Iran and the Middle East: There’s been no major news or escalation since the attacks at the start of the year. Tension continues to simmer, however and requires continuous monitoring.

Corporate Earnings

It’s a busy week ahead on the corporate earnings calendar.

From the U.S: Amex (Mon), Amazon.com (Thurs), Apple Inc. (Tue), Boeing (Wed), Exxon Mob. (Fri), Facebook Inc. (Wed),  (Netflix (Tue), Lockheed Martin (Thurs), Microsoft (Thurs), Pfizer Inc., (Tue) are amongst the big names scheduled to release in the week ahead.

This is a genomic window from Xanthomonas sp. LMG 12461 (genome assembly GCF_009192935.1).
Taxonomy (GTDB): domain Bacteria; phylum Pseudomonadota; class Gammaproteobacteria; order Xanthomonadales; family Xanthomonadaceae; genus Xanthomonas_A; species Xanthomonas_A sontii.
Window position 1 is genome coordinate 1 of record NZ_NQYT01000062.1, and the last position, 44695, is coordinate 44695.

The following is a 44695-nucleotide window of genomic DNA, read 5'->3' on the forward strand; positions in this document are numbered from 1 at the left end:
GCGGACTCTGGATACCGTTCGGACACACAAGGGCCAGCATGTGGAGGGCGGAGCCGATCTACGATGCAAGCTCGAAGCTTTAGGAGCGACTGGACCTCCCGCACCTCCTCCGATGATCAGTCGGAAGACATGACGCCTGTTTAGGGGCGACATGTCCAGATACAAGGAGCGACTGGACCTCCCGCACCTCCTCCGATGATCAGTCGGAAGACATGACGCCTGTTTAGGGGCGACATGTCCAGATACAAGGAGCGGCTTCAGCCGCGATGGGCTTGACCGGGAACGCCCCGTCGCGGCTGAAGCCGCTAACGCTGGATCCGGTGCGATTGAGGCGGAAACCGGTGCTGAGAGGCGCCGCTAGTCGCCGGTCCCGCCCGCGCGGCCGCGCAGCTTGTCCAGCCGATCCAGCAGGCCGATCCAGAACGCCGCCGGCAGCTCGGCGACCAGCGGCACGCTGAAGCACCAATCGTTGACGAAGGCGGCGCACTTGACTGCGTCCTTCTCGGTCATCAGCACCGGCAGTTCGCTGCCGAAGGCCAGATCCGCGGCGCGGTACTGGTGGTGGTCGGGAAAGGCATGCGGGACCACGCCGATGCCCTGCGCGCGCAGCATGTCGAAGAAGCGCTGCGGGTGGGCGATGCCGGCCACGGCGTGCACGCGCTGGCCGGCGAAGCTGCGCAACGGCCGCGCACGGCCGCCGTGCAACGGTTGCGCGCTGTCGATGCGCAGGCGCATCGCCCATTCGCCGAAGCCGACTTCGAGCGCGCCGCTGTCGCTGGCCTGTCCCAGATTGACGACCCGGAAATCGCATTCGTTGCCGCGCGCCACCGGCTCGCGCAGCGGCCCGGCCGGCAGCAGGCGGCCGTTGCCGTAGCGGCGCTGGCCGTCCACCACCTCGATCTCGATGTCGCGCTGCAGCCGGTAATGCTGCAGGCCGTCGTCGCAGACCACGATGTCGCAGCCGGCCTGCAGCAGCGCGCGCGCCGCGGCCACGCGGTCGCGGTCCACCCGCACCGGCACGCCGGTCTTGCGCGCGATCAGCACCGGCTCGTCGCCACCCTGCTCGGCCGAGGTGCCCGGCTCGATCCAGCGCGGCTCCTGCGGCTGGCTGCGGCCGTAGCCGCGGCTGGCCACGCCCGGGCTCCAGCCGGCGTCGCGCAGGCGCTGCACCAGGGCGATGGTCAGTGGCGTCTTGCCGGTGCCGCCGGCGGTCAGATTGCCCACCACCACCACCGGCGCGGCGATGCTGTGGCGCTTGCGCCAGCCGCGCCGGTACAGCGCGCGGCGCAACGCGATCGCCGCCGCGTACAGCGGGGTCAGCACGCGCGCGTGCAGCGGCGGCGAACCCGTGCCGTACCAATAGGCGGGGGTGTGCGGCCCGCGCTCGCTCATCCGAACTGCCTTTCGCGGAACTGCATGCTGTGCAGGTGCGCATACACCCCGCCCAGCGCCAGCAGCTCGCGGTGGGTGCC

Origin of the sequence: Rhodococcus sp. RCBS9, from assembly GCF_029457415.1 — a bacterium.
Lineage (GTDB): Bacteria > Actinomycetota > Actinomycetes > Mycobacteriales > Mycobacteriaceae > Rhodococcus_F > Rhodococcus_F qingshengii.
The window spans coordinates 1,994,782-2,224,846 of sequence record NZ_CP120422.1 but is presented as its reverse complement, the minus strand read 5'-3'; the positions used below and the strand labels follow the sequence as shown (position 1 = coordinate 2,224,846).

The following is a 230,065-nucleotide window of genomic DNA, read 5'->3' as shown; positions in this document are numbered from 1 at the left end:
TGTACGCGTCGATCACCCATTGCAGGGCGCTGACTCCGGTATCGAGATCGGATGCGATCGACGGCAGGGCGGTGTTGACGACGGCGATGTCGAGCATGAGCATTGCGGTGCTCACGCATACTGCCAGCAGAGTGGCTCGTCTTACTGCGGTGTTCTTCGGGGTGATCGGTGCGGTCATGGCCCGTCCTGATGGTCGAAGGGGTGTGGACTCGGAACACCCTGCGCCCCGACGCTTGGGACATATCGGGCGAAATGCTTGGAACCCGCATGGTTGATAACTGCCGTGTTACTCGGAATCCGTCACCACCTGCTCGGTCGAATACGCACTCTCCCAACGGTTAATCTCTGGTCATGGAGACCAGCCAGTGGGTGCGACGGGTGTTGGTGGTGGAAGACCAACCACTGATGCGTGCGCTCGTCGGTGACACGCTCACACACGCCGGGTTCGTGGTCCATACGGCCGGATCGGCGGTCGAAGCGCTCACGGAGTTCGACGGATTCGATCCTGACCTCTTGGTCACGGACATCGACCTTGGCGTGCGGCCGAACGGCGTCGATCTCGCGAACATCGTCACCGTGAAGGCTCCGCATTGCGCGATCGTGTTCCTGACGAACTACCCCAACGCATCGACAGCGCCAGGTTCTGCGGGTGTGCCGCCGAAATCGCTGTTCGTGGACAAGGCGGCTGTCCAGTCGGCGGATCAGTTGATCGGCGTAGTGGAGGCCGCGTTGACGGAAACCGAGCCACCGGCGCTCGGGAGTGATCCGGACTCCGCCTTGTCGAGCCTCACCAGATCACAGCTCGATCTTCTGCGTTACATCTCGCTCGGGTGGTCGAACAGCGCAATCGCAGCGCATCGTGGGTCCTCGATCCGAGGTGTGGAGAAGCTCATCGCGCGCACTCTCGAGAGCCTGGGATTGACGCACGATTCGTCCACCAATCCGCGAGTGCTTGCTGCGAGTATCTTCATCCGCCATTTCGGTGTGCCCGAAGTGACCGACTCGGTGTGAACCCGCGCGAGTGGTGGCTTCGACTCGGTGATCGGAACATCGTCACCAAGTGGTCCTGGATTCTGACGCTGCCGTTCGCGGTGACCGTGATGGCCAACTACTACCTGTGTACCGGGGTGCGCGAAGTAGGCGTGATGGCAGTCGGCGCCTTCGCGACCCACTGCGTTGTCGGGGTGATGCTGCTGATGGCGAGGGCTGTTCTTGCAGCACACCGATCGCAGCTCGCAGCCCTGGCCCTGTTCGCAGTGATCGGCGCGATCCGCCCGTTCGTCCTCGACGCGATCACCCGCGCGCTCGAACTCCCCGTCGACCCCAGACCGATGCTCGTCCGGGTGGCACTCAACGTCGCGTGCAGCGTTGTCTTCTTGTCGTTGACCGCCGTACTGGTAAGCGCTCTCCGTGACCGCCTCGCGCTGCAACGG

Out of Germany: Deutsche Bank (Thurs) and Siemens (Wed) earnings results are in focus.

From the UK: BT Group (Thurs), Diageo PLC (Thurs), and Unilever (Thurs) are also scheduled to release earnings results.

Don't miss a thing!
Discover what's moving the markets. Sign up for a daily update delivered to your inbox

Latest Articles

See All

Expand Your Knowledge

See All